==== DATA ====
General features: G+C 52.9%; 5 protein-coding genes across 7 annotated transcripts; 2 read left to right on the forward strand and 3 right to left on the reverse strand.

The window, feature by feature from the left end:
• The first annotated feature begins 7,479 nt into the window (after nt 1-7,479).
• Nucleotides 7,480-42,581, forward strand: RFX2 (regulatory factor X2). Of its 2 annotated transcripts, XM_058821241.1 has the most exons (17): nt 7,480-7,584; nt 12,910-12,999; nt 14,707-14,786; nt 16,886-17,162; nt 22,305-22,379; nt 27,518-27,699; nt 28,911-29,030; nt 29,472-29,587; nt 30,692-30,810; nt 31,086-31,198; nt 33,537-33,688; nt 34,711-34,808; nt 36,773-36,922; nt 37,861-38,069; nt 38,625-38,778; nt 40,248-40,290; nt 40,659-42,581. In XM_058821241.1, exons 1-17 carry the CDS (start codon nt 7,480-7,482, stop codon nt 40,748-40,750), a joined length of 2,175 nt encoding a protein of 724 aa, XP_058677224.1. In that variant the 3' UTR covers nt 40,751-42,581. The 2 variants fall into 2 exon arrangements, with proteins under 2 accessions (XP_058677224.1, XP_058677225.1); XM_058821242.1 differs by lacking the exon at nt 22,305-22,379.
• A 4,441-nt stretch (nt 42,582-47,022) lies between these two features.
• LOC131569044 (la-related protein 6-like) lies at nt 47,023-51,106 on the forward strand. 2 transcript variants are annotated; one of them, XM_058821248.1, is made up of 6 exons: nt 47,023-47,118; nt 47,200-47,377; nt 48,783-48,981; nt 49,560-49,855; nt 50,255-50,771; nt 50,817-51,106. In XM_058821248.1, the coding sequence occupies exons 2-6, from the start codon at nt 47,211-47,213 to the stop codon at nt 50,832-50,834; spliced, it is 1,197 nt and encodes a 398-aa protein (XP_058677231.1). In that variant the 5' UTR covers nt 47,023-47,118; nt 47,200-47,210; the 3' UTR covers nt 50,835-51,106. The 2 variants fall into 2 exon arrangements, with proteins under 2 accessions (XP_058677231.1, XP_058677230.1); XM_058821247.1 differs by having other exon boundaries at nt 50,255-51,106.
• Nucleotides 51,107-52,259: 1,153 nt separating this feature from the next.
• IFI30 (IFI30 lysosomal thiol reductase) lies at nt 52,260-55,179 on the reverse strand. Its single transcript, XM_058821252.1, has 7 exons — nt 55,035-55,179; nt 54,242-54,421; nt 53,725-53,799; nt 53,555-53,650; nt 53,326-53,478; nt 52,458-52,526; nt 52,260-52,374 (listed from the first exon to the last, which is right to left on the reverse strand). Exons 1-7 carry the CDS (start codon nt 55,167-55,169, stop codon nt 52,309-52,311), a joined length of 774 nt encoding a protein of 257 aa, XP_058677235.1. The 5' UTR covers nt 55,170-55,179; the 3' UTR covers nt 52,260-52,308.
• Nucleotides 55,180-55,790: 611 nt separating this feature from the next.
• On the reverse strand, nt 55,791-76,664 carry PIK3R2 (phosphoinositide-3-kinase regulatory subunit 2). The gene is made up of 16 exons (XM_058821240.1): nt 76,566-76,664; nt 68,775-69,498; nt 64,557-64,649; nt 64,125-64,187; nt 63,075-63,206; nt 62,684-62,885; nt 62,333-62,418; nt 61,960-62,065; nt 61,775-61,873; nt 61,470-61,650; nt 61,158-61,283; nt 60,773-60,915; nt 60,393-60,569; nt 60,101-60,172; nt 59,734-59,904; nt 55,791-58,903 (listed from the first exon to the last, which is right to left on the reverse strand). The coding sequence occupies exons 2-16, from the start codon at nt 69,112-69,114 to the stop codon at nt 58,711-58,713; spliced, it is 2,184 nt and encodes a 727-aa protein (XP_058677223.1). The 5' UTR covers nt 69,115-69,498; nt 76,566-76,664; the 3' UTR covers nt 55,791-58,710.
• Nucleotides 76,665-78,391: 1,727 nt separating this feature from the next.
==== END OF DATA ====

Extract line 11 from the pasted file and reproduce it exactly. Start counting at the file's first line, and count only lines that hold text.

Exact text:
• Nucleotides 76,665-78,391: 1,727 nt separating this feature from the next.